6 simple ways to crush your 2018 health goals right away

Many folks are making their New Year's Resolutions - so why not make health one of your priorities in the new year. Here are some easily achieved -- and sustainable -- health improvements you can immediately make for 2018!

Sleep

Studies show a good night's sleep not only energizes you throughout the day but it also helps with learning and memory. Experts say when you are well-rested you can focus your attention better and learn more efficiently. Sleep also plays a role in improving memory function, which is essential for learning and retaining new information.

Harvard Medical research also shows that lack of sleep affects your mood, motivation and perception of events. Chronic sleep deprivation has been linked to obesity, cardiovascular disease and diabetes.

The Sleep Foundation recommends 7-9 hours of sleep a night for adults. And this doesn't even account for the preparation beforehand. Their experts have seen successful sleep improvements by turning off all screens within an hour of bedtime, such as phones, tablets, televisions and computers. They also recommend limiting caffeine intake throughout the day, typically putting that cup of coffee down at least six hours before bedtime to avoid sleep disruption.

Kick up the cardio

The American Heart Association (AHA) recommends at least 150 minutes per week of moderate exercise or 75 minutes per week of vigorous activity. One way to achieve this would be 30 minutes a day, five days a week.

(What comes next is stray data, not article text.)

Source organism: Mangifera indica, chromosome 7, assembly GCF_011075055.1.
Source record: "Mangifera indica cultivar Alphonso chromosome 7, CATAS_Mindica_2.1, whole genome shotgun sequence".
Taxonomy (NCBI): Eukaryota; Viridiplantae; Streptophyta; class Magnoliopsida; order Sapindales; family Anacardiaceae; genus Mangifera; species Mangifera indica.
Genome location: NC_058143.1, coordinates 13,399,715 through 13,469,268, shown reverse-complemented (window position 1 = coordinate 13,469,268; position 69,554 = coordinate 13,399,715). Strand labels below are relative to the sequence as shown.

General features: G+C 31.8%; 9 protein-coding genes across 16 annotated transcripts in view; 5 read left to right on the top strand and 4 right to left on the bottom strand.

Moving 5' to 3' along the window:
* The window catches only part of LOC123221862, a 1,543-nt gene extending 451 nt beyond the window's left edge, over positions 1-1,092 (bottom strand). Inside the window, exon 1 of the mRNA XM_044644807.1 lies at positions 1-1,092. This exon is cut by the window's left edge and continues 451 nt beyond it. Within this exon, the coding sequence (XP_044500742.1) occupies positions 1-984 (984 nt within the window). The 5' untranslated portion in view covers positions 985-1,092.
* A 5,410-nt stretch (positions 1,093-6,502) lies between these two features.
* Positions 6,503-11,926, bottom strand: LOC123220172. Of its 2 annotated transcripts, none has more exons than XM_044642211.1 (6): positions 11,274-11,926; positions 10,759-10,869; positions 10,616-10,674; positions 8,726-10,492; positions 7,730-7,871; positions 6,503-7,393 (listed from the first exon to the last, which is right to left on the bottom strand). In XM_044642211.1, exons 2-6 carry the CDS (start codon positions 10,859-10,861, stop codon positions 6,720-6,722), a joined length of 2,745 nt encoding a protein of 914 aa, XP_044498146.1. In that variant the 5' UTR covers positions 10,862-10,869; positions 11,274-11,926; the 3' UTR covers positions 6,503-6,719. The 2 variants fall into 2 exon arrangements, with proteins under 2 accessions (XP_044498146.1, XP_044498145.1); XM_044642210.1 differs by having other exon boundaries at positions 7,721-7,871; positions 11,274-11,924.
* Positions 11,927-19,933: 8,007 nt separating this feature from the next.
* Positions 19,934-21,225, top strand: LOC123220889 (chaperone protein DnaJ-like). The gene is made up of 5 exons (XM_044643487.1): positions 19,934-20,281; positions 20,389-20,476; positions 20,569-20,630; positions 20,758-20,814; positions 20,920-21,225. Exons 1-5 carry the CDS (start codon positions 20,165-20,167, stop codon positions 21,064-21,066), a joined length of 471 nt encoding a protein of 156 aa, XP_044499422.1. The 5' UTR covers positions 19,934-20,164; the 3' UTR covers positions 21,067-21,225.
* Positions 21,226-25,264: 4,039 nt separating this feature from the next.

If you are looking to lower blood pressure and cholesterol the AHA suggests doing 40 minutes of moderate to vigorous aerobic exercise, 3-4 times a week. High-intensity interval training (HIITS) consists of cycles of high intensity followed by lower-intensity activity is also a good way to get a cardio workout in a short period of time.

Of course, if you plan to increase your cardio, be sure to use an HSA-eligible blood pressure monitor to stay within safe activity levels.

Drink water!

Water makes up about 60 percent of your body weight, and is essential to help your cells, tissues and organs function properly. But, when your body is even mildly dehydrated you may feel sluggish. Be sure to drink water throughout the day and eat foods that are good sources of water like fruits and vegetables.

To ensure we get ample hydration, we keep a water bottle at our desks to help balance our daily intake. As a point of reference, Mayo Clinic experts suggest women drink 2.7 liters of fluids a day while men try to consume 3.7 liters.

Prevention is key

To keep steady track of your ongoing health, be sure to book your annual physical and eye examinations with your doctor the same time each year. Some suggest scheduling them around your birthday since it's a good way to remember to make those appointments.

Fill your social calendar

Whether it is a monthly dinner or cup of coffee. And talk face-to-face with friends vs Facebook comments. Health experts say there are significant benefits to social interaction and physical touch with people. According to a National Institutes of Health study, positive social well-being has been associated with lower levels of inflammatory factors that lead to Alzheimer's disease, rheumatoid arthritis, and cardiovascular diseases.

These (and related) studies also show people who are lonely often have elevated systolic blood pressure. Heck, these researchers also show that hugs help lower the stress chemical cortisol, and cause a release of a chemical that helps makes people feel more secure toward one another.

Cook your meals at home!

Find a set of healthy recipes and set aside a day to prepare meals for the week. This will help save you money from constantly ordering out when you pull some late nights at work, and help you control what ingredients are in your food.

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